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Policy change demand after damning menopause survey results

PFEW study shows service response to impact of health issue is ?on the sick list?
Published - 15/04/2019 By - Hermione Wright

Almost half of officers experiencing the menopause have considered quitting their job amid urgent calls to overhaul how forces deal with the health issue, a first-of-its-kind study has revealed.

Widespread difficulties faced by female officers have been uncovered by the Police Federation study on a subject often “veiled in secrecy or embarrassment”.

Many policing personnel feeling unable to voice that they are unwell, especially if their manager is male and younger than they are.

“Extremely problematic” symptoms were cited as reasons why 44 per cent of officers considered leaving the service while 62 per cent admitted attending work at times when they felt they should have taken sick leave because of symptoms linked to the menopause, the PFEW poll showed.

Less than one in 10 officers who were honest with their manager about the reason for their absence said it had been recorded accurately.   

Many even admitted they felt as if they could not be open up about their challenges because they believed it would be treated as a sign of weakness.

However, the newly-released survey also aimed at gathering views from managers to see how well they believe the matter is currently being handled.

Despite the clear underlying concerns, some 86 per cent of managers claimed they would be “at least somewhat confident” in supporting someone they line-managed who was going through the menopause.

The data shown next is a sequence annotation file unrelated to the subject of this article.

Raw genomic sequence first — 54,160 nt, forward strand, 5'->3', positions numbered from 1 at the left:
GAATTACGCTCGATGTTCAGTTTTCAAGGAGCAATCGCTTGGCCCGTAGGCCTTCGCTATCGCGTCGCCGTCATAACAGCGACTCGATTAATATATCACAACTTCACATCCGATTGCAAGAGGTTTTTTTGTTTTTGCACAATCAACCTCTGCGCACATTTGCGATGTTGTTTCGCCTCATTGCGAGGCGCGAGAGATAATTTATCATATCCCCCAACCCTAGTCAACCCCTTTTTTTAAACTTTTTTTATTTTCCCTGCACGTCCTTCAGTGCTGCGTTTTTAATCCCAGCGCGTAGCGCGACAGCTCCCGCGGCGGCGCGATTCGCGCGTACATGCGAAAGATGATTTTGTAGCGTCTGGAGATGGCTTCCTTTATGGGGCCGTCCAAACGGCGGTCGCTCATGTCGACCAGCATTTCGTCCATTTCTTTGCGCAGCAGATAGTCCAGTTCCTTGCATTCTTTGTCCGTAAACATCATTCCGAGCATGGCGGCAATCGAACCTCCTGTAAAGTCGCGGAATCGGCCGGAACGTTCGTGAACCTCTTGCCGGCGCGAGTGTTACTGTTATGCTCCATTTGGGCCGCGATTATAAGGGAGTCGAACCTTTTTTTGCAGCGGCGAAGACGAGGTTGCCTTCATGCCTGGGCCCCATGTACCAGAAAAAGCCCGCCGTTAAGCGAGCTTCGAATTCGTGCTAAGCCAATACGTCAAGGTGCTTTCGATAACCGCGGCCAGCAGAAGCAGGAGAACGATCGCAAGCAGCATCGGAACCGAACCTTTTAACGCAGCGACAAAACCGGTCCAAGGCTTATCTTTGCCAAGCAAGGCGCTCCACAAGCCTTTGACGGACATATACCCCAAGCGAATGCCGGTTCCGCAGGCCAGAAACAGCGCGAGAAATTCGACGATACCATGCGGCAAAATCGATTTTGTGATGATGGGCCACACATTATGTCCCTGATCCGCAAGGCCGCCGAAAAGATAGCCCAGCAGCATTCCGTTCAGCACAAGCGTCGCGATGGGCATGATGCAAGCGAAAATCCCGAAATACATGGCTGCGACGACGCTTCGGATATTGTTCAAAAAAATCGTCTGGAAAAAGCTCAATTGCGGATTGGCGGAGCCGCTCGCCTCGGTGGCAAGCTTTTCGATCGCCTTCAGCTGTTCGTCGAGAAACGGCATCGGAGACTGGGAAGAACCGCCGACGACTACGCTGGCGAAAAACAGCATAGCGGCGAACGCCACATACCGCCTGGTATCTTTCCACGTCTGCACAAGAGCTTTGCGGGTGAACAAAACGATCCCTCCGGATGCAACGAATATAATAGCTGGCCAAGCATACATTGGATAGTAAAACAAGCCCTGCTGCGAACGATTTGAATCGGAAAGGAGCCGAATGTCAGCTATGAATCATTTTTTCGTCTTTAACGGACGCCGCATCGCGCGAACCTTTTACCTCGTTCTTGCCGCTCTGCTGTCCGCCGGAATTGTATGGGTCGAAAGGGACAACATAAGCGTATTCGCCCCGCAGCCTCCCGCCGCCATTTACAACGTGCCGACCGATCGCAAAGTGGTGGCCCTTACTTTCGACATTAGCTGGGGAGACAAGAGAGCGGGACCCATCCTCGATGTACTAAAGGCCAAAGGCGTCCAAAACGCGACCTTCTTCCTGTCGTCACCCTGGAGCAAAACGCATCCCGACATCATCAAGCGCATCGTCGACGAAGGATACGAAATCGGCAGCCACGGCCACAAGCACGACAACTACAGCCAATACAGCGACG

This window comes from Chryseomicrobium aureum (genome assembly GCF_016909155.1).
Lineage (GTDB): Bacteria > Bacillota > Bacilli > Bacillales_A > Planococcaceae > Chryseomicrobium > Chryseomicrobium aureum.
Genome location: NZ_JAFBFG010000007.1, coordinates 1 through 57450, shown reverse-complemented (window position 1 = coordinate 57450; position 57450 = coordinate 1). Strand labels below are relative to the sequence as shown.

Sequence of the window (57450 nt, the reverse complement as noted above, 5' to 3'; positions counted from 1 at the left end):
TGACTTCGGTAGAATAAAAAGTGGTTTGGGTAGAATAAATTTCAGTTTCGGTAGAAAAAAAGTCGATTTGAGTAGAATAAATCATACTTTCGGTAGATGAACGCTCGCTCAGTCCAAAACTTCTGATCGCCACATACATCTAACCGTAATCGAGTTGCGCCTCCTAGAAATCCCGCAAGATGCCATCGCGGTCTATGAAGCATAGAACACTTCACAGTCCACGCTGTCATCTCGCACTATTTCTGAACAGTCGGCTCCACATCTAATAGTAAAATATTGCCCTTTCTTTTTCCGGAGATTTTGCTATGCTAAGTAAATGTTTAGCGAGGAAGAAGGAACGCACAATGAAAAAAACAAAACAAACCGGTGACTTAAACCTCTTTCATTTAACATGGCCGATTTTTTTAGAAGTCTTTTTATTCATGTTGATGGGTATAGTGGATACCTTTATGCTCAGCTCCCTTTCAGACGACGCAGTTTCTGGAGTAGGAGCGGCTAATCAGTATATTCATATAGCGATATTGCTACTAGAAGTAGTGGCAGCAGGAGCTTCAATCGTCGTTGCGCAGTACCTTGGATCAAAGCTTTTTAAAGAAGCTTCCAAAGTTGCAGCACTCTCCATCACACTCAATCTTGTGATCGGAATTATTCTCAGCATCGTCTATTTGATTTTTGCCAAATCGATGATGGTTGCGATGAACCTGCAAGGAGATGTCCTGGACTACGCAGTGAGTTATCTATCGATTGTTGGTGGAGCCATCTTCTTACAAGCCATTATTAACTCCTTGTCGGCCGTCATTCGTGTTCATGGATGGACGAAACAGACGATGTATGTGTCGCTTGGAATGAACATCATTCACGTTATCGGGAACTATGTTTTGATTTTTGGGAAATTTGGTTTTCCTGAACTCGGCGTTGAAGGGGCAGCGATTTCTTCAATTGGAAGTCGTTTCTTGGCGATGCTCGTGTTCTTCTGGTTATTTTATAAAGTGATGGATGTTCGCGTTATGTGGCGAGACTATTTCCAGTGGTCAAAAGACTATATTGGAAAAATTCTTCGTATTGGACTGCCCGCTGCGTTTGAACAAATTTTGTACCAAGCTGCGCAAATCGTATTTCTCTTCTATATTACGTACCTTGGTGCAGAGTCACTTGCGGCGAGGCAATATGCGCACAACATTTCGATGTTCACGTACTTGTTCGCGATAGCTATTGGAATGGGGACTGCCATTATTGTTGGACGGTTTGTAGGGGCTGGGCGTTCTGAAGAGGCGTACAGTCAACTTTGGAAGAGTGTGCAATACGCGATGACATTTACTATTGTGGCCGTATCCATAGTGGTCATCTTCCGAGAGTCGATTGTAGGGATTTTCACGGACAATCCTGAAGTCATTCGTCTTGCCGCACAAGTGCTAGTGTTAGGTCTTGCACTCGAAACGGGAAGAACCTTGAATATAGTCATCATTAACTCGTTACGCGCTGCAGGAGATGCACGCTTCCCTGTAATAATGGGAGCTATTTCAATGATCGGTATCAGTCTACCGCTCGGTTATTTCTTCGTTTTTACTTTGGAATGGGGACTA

Only 11 per cent, however, said they had been given official training on how to support someone going through it.

With around a third of female police officers in the UK aged 45 or over, the health issue may be infrequently discussed but it has the potential to affect thousands of people within the police service.

Hayley Aley, a women’s lead for the PFEW, said: “Officers and staff do not feel they can be open about what they are going through and would rather struggle to come into work or take leave instead of report sick. 

“The survey results show that there is less than adequate reporting facilities in forces.

“We need every force to recognise the impact that the menopause can have on health and just how unwell it can make you feel – every force should add menopause as an option in their sickness absence reporting fields.

“I’d like to say that our findings come as a surprise – they don’t but we now have an evidence-base to push for positive change.”

The news comes over a year after Nottinghamshire Police announced it will adopt new policies to accommodate officers going through the menopause, including introducing “private areas” for women “to rest temporarily, cry or talk with a colleague”.

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